All academic programs are expected to regularly engage in assessment of program learning outcomes (PLOs). PLO assessment offers faculty a consistent opportunity to reflect on and discuss student learning in order to improve program curriculum and pedagogy. The PLO Assessment Report serves as a record for current and future faculty of student learning outcomes achievement, assessment practice and program improvements. Below is an overview of the PLO assessment process; for more details, see our Guide to Preparing for Assessment.
The PLO Assessment Report is due on or before June 30th each year.
The preparation phase, which occurs when a new program is developed or an existing program is heavily revised, sets up an academic program for assessment success. It involves clarifying what, which, when, how and who:
- What will students be expected to know, feel or do as a result of completing your program?
- Which student work will best demonstrate that they have achieved the learning outcomes? In other words, what specific criteria will demonstrate that students have learned what you have taught them?
- When and how will you gather evidence of student learning as a way of offering program-level feedback?
- Who will be responsible for leading regular program-level assessment in your department? For gathering the evidence of student learning? For evaluating it?
These preparatory questions are expected to be adequately addressed, and accompanying materials prepared, by those developing proposals for curriculum committees (UCC or GCC) or the Review of Academic Programs (RAP) committee.
For more resources related to PLO assessment, visit our Templates and Forms.
The five steps outlined below mirror the five sections of the PLO Assessment Report. Taken together, they comprise the regular practice of learning outcomes assessment at Biola.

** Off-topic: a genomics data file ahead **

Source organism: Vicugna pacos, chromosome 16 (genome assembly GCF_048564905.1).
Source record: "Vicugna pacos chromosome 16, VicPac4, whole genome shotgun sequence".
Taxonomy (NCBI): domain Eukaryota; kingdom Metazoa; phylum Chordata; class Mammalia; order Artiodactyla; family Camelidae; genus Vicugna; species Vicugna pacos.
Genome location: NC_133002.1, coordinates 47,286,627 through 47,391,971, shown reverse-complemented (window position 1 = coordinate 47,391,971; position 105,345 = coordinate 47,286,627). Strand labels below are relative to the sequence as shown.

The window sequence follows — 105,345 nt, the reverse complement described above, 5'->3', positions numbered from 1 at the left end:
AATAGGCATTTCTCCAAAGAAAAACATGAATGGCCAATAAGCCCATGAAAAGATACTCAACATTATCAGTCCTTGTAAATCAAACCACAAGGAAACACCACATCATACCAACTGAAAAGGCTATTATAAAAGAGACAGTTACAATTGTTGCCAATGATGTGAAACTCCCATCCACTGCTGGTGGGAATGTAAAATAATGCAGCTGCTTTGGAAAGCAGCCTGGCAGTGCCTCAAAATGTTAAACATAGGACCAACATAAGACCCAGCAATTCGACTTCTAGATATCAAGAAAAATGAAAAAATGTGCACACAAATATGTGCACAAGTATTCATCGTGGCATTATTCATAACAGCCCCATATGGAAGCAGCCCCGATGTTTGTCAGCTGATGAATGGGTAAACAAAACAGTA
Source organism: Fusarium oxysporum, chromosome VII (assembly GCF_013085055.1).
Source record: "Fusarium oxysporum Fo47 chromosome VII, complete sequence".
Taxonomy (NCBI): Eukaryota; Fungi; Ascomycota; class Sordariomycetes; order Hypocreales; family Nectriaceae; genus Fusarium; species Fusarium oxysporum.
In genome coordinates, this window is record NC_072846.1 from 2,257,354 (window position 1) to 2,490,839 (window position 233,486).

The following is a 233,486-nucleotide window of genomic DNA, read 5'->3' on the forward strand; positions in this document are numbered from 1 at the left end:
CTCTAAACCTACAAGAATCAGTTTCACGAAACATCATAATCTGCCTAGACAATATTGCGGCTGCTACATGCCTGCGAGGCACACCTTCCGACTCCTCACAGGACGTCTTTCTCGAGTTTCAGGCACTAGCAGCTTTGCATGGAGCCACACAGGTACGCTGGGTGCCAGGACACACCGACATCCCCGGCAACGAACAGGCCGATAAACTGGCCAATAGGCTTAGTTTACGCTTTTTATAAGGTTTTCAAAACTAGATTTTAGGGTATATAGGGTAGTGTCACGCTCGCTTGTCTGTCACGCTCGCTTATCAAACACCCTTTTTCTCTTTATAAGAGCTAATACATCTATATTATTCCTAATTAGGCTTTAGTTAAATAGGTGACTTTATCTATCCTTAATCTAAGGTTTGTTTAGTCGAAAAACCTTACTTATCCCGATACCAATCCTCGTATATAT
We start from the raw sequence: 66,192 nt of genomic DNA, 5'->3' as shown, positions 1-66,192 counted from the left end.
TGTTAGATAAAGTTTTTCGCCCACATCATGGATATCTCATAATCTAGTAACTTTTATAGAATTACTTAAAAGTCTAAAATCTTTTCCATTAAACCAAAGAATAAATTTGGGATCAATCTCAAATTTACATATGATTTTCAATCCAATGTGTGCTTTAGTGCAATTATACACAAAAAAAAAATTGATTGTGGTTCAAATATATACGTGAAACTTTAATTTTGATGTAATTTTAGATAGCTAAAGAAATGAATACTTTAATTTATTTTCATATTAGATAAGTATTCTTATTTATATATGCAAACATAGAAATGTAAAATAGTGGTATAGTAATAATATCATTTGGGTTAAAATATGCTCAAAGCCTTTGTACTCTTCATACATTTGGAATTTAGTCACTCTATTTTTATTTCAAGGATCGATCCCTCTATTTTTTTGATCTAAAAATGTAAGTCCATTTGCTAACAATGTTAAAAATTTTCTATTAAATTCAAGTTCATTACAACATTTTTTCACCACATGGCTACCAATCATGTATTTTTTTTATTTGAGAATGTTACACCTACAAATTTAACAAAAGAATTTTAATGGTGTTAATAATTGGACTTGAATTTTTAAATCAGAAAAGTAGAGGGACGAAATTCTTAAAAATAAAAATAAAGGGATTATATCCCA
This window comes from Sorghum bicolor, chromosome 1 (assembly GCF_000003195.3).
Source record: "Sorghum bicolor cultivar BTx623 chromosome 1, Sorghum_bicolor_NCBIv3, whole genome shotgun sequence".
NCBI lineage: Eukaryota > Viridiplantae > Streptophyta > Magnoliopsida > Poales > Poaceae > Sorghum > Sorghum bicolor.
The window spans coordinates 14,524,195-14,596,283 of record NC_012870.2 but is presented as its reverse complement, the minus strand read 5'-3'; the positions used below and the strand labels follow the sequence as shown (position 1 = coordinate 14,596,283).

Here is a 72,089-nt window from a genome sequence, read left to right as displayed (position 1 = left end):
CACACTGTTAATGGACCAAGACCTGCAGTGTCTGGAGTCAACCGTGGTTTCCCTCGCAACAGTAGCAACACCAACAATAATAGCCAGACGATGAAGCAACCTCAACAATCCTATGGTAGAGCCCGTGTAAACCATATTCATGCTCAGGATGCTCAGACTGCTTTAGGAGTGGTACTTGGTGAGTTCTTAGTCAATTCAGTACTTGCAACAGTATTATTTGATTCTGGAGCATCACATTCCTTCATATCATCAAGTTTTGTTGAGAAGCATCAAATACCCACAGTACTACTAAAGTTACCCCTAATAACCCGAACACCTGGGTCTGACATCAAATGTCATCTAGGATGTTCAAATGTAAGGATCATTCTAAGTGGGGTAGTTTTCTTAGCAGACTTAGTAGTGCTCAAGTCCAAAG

If an academic program has been in existence for more than one year, its faculty will begin by revisiting any changes that were made as a result of last year’s PLO assessment (cf. step 4, “Revise”). This section asks, “What changes were made?” and “How were they implemented?”
Reporting is the most robust step in the process. Here, student evidence is gathered as planned (cf. Assessment Plan) and evaluated according to pre-established guidelines (e.g., PLO Rubric) and results on student achievement of learning outcomes are then reported. In order to facilitate efficient and consistent evaluation of student work, it is advised that your department conducts a rubric norming session as a part of a PLO assessment gathering. After student work is evaluated, results should be communicated to all department faculty in preparation for step 3.
After results have been compiled and shared with all faculty in the department, it is time to reflect on what the results mean for practice. Key questions to ask include,
- What does the data tell us about students’ attainment of the learning outcome?
- What went well?
- What can be improved?
The goal of assessment is evidence-based improvement. As a result of your department’s reflective discussion, it may be clear that one or more changes need to be made. Changes may be related to curriculum (revise the PLO or course content, offer certain courses more frequently, revise prerequisites or the course sequence, add or remove a course), resources (re-assign or train faculty or staff, increase classroom space), process (revise admission criteria or advising standards, improve use of technology), or assessment (modify our expectations, revise data collection methods or measurement approaches, collect and analyze additional data).
Certain changes will require that you notify the University (e.g., revising PLOs, Assessment Plans or Curriculum Maps). Curricular changes, such as revision of a PLO, requires curriculum committee approval. Changes to an Assessment Plan or Curriculum Map should be brought to the attention of the Office of Educational Effectiveness through the Assessment Documents Update Form.
The final step in the PLO Assessment process is to look ahead. Consult your department’s Assessment Plan to address the following questions:
- Which PLO will your department be assessing next?
- What assignments need to be collected?
- From which courses and academic term(s)?
- Who will be tasked with gathering this evidence? With leading the assessment process?
If your department’s Assessment Plan and course offerings do not naturally align, adjustments or accommodations must be made to ensure that data on student learning may still be collected and analyzed. By giving thought to next year’s assessment, you enable your department to proactively adapt its assessment practice.
If you have any questions, please contact Eileen Soto, Director of Educational Effectiveness.